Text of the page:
In an article on lessons from the extremely successful leadership team at the Canterbury District Health Board (CDHB), Brian Easton commented on an earlier column where he reported its demise from excessive and insensitive interference by centralised Wellington bureaucracy.
This article builds on the writing of Ian McCrae, who was founder and former CEO of Orion Health: Bugger, I’m the New Minister of Health, which also drew lessons from the CDHB experience.
It then reports an insightful comment to McCrae’s article by a prominent Canterbury surgeon, Saxon Connor about the high level of trust at CDHB:
This is spot on. But what it doesn’t allude to is that the approach didn’t happen by chance. There was almost a decade of ‘trust building’ that allowed a system network to develop which embraced change based on underlying values of respect, empathy, and psychological safety.
However, my observation is since the change we have seen loss of those networks, trust, and respect. People are now disengaging on [a] daily basis. The old way of working cannot simply be turned back on. It will require starting from scratch to rebuild trust. Paraphrasing David Meates [former Canterbury chief executive] “Change can only happen at the speed of trust”. I don’t think people quite yet understand what they have lost from the Canterbury health system over the last two years.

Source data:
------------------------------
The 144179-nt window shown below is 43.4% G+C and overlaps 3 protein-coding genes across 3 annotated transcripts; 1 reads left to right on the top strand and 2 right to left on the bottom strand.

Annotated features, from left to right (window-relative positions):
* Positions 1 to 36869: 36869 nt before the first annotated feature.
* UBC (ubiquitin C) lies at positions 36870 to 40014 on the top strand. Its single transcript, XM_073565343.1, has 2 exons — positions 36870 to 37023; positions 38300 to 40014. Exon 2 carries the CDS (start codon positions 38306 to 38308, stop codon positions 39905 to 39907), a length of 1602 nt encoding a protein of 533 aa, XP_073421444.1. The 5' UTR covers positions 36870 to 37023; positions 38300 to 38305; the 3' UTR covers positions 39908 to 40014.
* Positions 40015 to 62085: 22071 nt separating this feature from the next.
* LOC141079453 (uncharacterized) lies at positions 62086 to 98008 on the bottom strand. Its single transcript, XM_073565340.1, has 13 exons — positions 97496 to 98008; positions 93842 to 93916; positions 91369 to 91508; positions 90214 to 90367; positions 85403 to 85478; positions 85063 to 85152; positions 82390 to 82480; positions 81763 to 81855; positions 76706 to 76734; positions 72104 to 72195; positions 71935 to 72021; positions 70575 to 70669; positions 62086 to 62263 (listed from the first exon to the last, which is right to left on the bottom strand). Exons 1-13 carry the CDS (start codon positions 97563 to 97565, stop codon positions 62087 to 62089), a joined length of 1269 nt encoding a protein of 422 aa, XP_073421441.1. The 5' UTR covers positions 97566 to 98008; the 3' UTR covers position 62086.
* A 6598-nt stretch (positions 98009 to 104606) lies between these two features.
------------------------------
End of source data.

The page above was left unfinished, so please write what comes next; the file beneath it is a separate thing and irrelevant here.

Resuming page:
Brian Easton commented that “the trust did not occur overnight. It took longer than a decade. The turning point was the 2006 arrival of a new, very experienced, chief executive, Gordon Davies, who knew the health system well and understood the importance of both relationships and good engagement with health professionals. His work was built upon by his successor, Meates, whose leadership finished in 2020, when the Wellington approach made it impossible for him and his senior leadership term to continue.”
One of my reasons for being involved in Local Government was a personal commitment to “subsidiarity”. A philosophy misunderstood by most Central Government MP’s, especially once they come under the domination of Wellington bureaucrats.
Easton writes about “subsidiarity”:
Critical to this analysis is the notion of the ‘principle of subsidiarity’, that is central government should only perform those tasks that cannot be performed at a more local level. That does not only apply to central government. Anywhere in a hierarchy, subsidiarity says activities should be delegated to the lowest possible level. Sure, they are going to make mistakes down there, but so do those higher up – bigger bogups.
It is a cultural issue. You cannot impose trust and good working practices. They develop from the bottom. Centralisers have tried; Stalin and his goons did not succeed at all. Our central institutions have done little better.
Here’s the entire article There Are Wider Lessons to be Learned From the Failures in the Management of the Health System — Pundit